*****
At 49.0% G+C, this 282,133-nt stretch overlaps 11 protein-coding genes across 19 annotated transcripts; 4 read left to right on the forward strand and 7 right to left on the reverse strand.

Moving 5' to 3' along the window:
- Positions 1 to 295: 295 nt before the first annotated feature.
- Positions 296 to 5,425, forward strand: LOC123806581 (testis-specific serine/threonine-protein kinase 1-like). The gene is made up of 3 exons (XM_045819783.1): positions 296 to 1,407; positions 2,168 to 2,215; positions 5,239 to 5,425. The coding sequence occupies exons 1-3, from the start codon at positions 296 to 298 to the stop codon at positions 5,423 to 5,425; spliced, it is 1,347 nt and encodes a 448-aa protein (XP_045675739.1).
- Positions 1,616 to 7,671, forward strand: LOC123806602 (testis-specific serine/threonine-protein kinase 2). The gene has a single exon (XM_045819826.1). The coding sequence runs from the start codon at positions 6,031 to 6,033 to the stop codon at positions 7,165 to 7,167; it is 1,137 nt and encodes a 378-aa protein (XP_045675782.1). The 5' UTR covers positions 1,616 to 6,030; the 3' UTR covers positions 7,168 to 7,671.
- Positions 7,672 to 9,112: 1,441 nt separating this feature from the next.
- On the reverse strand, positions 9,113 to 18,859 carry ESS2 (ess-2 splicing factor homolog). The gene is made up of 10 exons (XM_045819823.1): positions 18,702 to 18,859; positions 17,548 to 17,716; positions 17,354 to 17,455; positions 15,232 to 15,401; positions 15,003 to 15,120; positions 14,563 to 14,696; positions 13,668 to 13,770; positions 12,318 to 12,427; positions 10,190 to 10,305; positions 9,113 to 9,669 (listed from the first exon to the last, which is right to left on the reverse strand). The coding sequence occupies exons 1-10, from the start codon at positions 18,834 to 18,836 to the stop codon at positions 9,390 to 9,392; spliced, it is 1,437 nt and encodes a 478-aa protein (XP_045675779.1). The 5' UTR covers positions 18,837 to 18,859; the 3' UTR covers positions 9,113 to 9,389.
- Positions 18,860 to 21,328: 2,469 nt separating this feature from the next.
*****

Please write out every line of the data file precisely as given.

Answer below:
At 49.0% G+C, this 282,133-nt stretch overlaps 11 protein-coding genes across 19 annotated transcripts; 4 read left to right on the forward strand and 7 right to left on the reverse strand.

Moving 5' to 3' along the window:
- Positions 1 to 295: 295 nt before the first annotated feature.
- Positions 296 to 5,425, forward strand: LOC123806581 (testis-specific serine/threonine-protein kinase 1-like). The gene is made up of 3 exons (XM_045819783.1): positions 296 to 1,407; positions 2,168 to 2,215; positions 5,239 to 5,425. The coding sequence occupies exons 1-3, from the start codon at positions 296 to 298 to the stop codon at positions 5,423 to 5,425; spliced, it is 1,347 nt and encodes a 448-aa protein (XP_045675739.1).
- Positions 1,616 to 7,671, forward strand: LOC123806602 (testis-specific serine/threonine-protein kinase 2). The gene has a single exon (XM_045819826.1). The coding sequence runs from the start codon at positions 6,031 to 6,033 to the stop codon at positions 7,165 to 7,167; it is 1,137 nt and encodes a 378-aa protein (XP_045675782.1). The 5' UTR covers positions 1,616 to 6,030; the 3' UTR covers positions 7,168 to 7,671.
- Positions 7,672 to 9,112: 1,441 nt separating this feature from the next.
- On the reverse strand, positions 9,113 to 18,859 carry ESS2 (ess-2 splicing factor homolog). The gene is made up of 10 exons (XM_045819823.1): positions 18,702 to 18,859; positions 17,548 to 17,716; positions 17,354 to 17,455; positions 15,232 to 15,401; positions 15,003 to 15,120; positions 14,563 to 14,696; positions 13,668 to 13,770; positions 12,318 to 12,427; positions 10,190 to 10,305; positions 9,113 to 9,669 (listed from the first exon to the last, which is right to left on the reverse strand). The coding sequence occupies exons 1-10, from the start codon at positions 18,834 to 18,836 to the stop codon at positions 9,390 to 9,392; spliced, it is 1,437 nt and encodes a 478-aa protein (XP_045675779.1). The 5' UTR covers positions 18,837 to 18,859; the 3' UTR covers positions 9,113 to 9,389.
- Positions 18,860 to 21,328: 2,469 nt separating this feature from the next.